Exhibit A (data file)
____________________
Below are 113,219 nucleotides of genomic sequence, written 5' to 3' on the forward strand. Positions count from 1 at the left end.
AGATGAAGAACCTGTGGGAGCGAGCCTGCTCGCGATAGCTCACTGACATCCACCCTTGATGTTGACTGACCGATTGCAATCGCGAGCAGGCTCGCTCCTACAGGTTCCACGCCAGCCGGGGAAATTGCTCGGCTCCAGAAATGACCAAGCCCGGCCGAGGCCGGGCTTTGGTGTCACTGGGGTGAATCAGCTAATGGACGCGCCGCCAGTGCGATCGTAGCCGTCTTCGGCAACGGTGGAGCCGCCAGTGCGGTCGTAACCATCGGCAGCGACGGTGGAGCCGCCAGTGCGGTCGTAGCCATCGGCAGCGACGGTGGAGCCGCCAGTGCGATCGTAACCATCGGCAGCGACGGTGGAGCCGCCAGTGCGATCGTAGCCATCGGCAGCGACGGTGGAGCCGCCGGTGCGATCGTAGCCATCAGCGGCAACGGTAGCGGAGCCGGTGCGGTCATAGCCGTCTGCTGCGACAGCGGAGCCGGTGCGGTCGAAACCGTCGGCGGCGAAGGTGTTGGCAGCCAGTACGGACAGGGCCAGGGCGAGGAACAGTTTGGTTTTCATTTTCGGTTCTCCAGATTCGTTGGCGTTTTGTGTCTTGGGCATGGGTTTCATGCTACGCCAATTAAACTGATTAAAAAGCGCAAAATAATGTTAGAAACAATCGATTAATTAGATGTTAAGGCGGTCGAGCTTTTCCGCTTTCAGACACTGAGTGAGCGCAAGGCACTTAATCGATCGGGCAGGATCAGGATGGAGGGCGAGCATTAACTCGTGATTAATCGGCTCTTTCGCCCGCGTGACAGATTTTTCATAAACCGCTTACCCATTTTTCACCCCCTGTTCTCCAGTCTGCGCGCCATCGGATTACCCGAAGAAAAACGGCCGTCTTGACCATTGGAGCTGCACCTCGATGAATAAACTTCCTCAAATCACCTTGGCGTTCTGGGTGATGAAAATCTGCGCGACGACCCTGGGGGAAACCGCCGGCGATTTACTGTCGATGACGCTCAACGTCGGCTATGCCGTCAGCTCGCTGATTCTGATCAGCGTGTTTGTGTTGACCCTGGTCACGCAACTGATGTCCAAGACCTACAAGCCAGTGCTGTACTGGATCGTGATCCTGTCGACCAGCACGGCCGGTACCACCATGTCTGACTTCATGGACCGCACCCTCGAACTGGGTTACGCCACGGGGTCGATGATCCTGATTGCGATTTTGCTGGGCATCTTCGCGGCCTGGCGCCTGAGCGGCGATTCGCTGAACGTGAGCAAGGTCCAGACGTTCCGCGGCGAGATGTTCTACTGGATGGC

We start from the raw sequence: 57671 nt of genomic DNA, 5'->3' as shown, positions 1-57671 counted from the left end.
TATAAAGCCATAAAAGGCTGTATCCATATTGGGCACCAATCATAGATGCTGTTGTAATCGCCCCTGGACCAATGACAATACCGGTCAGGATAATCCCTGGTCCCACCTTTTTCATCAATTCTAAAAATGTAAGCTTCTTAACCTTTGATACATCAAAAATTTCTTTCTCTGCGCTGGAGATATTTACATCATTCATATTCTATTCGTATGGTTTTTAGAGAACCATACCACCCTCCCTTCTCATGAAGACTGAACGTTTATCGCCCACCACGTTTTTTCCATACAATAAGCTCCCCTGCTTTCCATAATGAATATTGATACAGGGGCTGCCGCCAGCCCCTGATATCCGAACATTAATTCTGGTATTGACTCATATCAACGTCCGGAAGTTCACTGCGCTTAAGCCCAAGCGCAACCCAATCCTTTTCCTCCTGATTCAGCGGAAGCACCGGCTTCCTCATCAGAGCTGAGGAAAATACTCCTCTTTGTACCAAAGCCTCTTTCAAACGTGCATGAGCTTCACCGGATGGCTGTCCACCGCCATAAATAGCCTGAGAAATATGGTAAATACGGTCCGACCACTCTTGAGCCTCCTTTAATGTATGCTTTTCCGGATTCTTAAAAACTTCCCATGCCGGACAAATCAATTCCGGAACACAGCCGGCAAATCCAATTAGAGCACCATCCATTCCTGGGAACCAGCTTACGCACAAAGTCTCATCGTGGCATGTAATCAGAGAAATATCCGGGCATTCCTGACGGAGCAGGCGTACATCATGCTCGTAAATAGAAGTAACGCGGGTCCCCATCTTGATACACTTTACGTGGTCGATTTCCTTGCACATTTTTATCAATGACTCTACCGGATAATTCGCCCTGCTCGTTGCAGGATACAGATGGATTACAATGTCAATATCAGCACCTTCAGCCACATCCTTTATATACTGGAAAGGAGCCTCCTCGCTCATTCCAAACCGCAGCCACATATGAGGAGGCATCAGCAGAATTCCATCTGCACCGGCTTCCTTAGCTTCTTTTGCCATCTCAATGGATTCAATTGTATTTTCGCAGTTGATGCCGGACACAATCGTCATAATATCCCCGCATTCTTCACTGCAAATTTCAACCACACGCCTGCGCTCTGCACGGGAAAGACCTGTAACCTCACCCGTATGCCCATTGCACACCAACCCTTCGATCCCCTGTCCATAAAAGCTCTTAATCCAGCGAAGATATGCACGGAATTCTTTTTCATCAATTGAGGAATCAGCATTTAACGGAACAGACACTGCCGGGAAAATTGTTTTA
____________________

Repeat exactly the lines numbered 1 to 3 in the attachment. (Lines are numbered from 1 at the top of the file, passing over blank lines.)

Below are 113,219 nucleotides of genomic sequence, written 5' to 3' on the forward strand. Positions count from 1 at the left end.
AGATGAAGAACCTGTGGGAGCGAGCCTGCTCGCGATAGCTCACTGACATCCACCCTTGATGTTGACTGACCGATTGCAATCGCGAGCAGGCTCGCTCCTACAGGTTCCACGCCAGCCGGGGAAATTGCTCGGCTCCAGAAATGACCAAGCCCGGCCGAGGCCGGGCTTTGGTGTCACTGGGGTGAATCAGCTAATGGACGCGCCGCCAGTGCGATCGTAGCCGTCTTCGGCAACGGTGGAGCCGCCAGTGCGGTCGTAACCATCGGCAGCGACGGTGGAGCCGCCAGTGCGGTCGTAGCCATCGGCAGCGACGGTGGAGCCGCCAGTGCGATCGTAACCATCGGCAGCGACGGTGGAGCCGCCAGTGCGATCGTAGCCATCGGCAGCGACGGTGGAGCCGCCGGTGCGATCGTAGCCATCAGCGGCAACGGTAGCGGAGCCGGTGCGGTCATAGCCGTCTGCTGCGACAGCGGAGCCGGTGCGGTCGAAACCGTCGGCGGCGAAGGTGTTGGCAGCCAGTACGGACAGGGCCAGGGCGAGGAACAGTTTGGTTTTCATTTTCGGTTCTCCAGATTCGTTGGCGTTTTGTGTCTTGGGCATGGGTTTCATGCTACGCCAATTAAACTGATTAAAAAGCGCAAAATAATGTTAGAAACAATCGATTAATTAGATGTTAAGGCGGTCGAGCTTTTCCGCTTTCAGACACTGAGTGAGCGCAAGGCACTTAATCGATCGGGCAGGATCAGGATGGAGGGCGAGCATTAACTCGTGATTAATCGGCTCTTTCGCCCGCGTGACAGATTTTTCATAAACCGCTTACCCATTTTTCACCCCCTGTTCTCCAGTCTGCGCGCCATCGGATTACCCGAAGAAAAACGGCCGTCTTGACCATTGGAGCTGCACCTCGATGAATAAACTTCCTCAAATCACCTTGGCGTTCTGGGTGATGAAAATCTGCGCGACGACCCTGGGGGAAACCGCCGGCGATTTACTGTCGATGACGCTCAACGTCGGCTATGCCGTCAGCTCGCTGATTCTGATCAGCGTGTTTGTGTTGACCCTGGTCACGCAACTGATGTCCAAGACCTACAAGCCAGTGCTGTACTGGATCGTGATCCTGTCGACCAGCACGGCCGGTACCACCATGTCTGACTTCATGGACCGCACCCTCGAACTGGGTTACGCCACGGGGTCGATGATCCTGATTGCGATTTTGCTGGGCATCTTCGCGGCCTGGCGCCTGAGCGGCGATTCGCTGAACGTGAGCAAGGTCCAGACGTTCCGCGGCGAGATGTTCTACTGGATGGC

We start from the raw sequence: 57671 nt of genomic DNA, 5'->3' as shown, positions 1-57671 counted from the left end.